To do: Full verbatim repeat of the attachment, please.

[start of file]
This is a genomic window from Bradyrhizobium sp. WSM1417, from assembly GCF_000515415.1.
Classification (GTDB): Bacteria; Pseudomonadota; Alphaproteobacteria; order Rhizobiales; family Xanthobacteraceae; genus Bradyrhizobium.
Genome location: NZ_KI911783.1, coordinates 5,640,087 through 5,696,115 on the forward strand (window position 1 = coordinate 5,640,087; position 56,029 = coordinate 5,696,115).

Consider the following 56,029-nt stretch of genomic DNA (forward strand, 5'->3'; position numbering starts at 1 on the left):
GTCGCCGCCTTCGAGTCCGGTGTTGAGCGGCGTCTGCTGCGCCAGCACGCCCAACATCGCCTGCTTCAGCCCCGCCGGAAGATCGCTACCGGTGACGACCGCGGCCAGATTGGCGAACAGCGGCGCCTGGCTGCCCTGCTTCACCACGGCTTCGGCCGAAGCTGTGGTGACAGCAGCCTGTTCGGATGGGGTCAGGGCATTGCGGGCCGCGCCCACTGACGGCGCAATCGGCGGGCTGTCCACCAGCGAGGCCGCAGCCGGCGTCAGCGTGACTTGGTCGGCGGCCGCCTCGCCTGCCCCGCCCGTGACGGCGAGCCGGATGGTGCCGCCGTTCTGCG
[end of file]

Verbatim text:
This is a genomic window from Bradyrhizobium sp. WSM1417, from assembly GCF_000515415.1.
Classification (GTDB): Bacteria; Pseudomonadota; Alphaproteobacteria; order Rhizobiales; family Xanthobacteraceae; genus Bradyrhizobium.
Genome location: NZ_KI911783.1, coordinates 5,640,087 through 5,696,115 on the forward strand (window position 1 = coordinate 5,640,087; position 56,029 = coordinate 5,696,115).

Consider the following 56,029-nt stretch of genomic DNA (forward strand, 5'->3'; position numbering starts at 1 on the left):
GTCGCCGCCTTCGAGTCCGGTGTTGAGCGGCGTCTGCTGCGCCAGCACGCCCAACATCGCCTGCTTCAGCCCCGCCGGAAGATCGCTACCGGTGACGACCGCGGCCAGATTGGCGAACAGCGGCGCCTGGCTGCCCTGCTTCACCACGGCTTCGGCCGAAGCTGTGGTGACAGCAGCCTGTTCGGATGGGGTCAGGGCATTGCGGGCCGCGCCCACTGACGGCGCAATCGGCGGGCTGTCCACCAGCGAGGCCGCAGCCGGCGTCAGCGTGACTTGGTCGGCGGCCGCCTCGCCTGCCCCGCCCGTGACGGCGAGCCGGATGGTGCCGCCGTTCTGCG